The Shockwave Rider by John Brunner

(NB: part 2 of the foregoing message is a cybernetic datum published in direct contravention of DoD Regulation #229RR3X3, as being conducive to the physical, psychological and/or social well-being of the population.)

EXTREMELY CROSS SECTION “Wipe that grin off your face! You knew the company was going broke and I can prove it!”

“Precipice? Where’s that?”

“My sister went blind, near me? Blind! And she never used any eye makeup except your brand!”

“Bomb an American city? Oh, it must be a mistake.”

“It was my money, and I sweated blood to earn it, and it went to feather your stinking nest!”

“Precipice? Seems to me I heard that name before.”

“Christ, what you did to the poor little slittie! She hasn’t had a good night’s sleep in months, she always wakes up screaming and howling, and I was fool enough to bring her back for more. I could never look her in the face again if I didn’t ruin yours.”

“What was that about Precipice?”

“Damn right I voted for him. But if I’d known then what I know now I wouldn’t have cast a vote. I’d have cast a brick.”

“A strike? With nukes? My God, I know Hearing Aid isn’t exactly popular, but — !”

“Jim, I don’t believe you know my lawyer Charles Sweyn. He has something to give you. Charlie? Fine. You’ll notice the summons mentions damages of fifty million.”

“I thought we were talking about some town called Precipice.”

“I read what it said on that tax form and I swear to God I’ll pay you in buckshot if you show your filthy nose around my place!”

“Really? I always wondered where their base was.”


“Hearing Aid?”


“My God! Do you think they know about this? Where’s a phone? Quick!”

TOUCH AND GO Past one A.M. at the headquarters of Hearing Aid. Ordinarily a dead time of night because most of the continent had orbited into sleep and only a handful of the most lonely, the most dismal, the most despairing were still anxious to talk to an anonymous listener.

Tonight was different. The room was crackling with restrained tension. The goal to which since its foundation Precipice had been dedicated was upon them, and they had never expected it to be so soon.

Solemn expressions were on the faces of the dozen people present. Only half of them were engaged in listening duty; other calls were being relayed to private homes. The remainder were monitoring the progress of their super-tapeworm.

To them generally Nick said, turning away from his board, “News from Paul Freeman. He got that body-and-soul program on the move, the one he hoped to adapt from the existing federal resources-allocation program. He said it was tough.”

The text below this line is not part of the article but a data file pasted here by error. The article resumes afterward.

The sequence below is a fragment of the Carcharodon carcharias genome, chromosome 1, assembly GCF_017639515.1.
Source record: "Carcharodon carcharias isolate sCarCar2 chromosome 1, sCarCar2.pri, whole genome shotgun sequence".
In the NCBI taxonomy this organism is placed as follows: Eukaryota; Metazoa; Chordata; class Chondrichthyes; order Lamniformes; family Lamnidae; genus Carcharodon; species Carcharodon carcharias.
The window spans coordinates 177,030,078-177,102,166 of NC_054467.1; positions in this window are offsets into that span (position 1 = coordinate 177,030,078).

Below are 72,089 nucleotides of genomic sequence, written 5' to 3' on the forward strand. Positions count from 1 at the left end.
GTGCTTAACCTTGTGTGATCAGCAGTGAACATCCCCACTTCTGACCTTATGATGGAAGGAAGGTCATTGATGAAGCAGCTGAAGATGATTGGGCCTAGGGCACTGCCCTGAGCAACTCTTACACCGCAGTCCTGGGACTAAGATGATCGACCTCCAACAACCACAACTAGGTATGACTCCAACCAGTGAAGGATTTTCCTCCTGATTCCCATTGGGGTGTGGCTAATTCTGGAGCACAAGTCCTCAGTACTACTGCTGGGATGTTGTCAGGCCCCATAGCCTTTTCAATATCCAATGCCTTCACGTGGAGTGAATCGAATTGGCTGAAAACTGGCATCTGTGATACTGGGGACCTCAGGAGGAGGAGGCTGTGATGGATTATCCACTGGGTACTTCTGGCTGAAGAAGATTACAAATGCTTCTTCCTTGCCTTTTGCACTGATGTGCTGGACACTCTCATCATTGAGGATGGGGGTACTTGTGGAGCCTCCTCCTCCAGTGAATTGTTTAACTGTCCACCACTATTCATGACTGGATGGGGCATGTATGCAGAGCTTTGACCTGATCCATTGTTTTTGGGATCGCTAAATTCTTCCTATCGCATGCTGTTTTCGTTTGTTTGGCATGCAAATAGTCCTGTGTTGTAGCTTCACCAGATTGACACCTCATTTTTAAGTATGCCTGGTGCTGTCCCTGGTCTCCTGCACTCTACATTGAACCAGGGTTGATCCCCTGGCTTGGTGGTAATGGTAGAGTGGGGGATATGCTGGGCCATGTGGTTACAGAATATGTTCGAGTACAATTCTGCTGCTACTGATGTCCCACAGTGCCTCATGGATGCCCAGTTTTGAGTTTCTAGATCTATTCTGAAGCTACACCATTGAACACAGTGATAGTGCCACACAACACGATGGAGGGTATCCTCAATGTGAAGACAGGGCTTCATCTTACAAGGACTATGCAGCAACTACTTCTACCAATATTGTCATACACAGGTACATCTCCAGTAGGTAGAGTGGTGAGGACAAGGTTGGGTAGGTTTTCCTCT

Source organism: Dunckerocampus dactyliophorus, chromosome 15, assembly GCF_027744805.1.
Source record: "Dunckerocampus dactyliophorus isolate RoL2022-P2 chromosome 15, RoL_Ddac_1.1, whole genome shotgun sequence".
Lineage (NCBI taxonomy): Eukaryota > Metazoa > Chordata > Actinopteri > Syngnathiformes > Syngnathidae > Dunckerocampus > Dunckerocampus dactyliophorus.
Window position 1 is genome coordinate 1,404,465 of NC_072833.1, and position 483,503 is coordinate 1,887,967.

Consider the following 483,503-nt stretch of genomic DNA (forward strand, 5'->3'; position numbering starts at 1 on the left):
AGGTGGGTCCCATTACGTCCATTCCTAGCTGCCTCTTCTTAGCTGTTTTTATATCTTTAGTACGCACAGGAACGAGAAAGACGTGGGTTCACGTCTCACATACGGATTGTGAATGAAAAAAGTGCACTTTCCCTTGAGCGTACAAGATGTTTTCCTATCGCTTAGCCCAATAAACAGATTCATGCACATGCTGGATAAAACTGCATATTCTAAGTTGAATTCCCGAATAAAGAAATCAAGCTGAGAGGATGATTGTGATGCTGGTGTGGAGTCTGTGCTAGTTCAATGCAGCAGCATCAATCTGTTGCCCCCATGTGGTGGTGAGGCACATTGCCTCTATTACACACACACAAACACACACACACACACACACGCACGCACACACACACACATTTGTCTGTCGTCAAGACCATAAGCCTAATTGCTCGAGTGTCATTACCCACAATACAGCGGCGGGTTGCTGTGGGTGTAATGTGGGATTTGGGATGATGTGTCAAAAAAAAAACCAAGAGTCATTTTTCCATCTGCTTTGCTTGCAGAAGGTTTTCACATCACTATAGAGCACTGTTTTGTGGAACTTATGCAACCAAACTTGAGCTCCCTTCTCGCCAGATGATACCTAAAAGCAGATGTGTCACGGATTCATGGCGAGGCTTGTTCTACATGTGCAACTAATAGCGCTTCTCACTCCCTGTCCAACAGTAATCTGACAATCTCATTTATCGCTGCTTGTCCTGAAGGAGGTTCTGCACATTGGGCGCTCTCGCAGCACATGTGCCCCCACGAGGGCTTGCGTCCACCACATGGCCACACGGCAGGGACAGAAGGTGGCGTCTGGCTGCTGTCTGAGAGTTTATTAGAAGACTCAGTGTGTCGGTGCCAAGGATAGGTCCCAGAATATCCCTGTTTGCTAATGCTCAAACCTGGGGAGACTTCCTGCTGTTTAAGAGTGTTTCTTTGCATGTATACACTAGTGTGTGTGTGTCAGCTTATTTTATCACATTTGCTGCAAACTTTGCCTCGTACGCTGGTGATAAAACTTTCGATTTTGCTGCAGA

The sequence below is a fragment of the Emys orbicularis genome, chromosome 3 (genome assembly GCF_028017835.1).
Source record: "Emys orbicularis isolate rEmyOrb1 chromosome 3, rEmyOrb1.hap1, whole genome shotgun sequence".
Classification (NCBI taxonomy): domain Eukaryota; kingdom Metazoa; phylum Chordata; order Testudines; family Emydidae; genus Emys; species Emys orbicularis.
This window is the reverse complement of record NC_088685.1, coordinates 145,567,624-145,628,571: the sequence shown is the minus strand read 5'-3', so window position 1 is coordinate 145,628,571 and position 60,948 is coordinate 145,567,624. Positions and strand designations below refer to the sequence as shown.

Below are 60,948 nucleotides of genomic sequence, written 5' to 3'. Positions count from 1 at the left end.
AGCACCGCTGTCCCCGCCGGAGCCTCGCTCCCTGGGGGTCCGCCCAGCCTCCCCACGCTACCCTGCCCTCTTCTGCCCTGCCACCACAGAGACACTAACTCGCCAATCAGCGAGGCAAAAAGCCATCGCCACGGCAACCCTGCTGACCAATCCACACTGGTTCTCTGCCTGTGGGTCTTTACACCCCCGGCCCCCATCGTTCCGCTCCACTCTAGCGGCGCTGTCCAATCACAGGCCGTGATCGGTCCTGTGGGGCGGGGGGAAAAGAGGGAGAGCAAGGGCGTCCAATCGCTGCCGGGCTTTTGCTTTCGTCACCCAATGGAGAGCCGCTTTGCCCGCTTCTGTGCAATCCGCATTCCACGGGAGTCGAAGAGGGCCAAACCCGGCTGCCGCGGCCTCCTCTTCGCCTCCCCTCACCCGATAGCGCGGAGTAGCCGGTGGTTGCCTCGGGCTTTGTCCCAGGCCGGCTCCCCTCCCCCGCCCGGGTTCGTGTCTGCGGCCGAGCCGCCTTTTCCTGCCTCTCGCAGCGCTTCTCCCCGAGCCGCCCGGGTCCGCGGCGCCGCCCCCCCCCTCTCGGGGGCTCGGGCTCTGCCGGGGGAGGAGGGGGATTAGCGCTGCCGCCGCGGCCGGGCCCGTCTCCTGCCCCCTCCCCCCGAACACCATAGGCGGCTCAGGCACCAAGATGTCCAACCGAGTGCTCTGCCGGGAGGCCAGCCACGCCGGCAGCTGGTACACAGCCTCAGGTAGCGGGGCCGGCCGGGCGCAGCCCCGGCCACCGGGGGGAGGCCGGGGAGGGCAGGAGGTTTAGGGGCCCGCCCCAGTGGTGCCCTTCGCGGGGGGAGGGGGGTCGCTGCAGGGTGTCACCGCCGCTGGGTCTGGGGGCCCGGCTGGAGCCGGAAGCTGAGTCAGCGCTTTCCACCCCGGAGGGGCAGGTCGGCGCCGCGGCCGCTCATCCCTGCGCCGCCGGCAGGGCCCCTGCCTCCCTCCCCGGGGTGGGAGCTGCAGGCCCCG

“That was the postwar one?” Sweetwater inquired.

“Right.” Nick stretched his long arms. “Consequently it was drafted to ensure that only people the government approved of would be allotted food, medicine, clothing and power.”

“You mean,” Kate supplied, “it was built to make certain that the people fool enough to drag us into a major war would wind up on top again afterwards.”

“So they could screw us up the next time, right. But Paul managed to peel away that factor by substituting a half-like basis for entitlement to credit, and left the rest intact to run the net with even more authority than it had when it was an arm for Weychopee. He was there when it was written. Spotted its weaknesses right away.”

“So what does it do now?” Brad Compton demanded.

“Not a few good things. If people vote for Proposition #1, no greedy shivver will get his wall-to-wall three-vee so long as anybody’s homeless. He won’t get his round-the-planet airship cruise so long as people are dying from any disease we know how to cure.”

“Smooth enough for starters,” Sweetwater said. “But has there been any progress on your side, Nick rationalizing the tax structure? That’s what I want to know about. When I think how angry I got paying off the croakers in Oakland because of their local ordinance against mediums… !”

“Oh, yes. Proposition #2 is cooking as nicely as #1,” Nick said, and tapped a quick code into his board. “It went back to have a couple of loopholes deleted, and if there’s no further snag… Ah, good. Coming up in about two minutes.”

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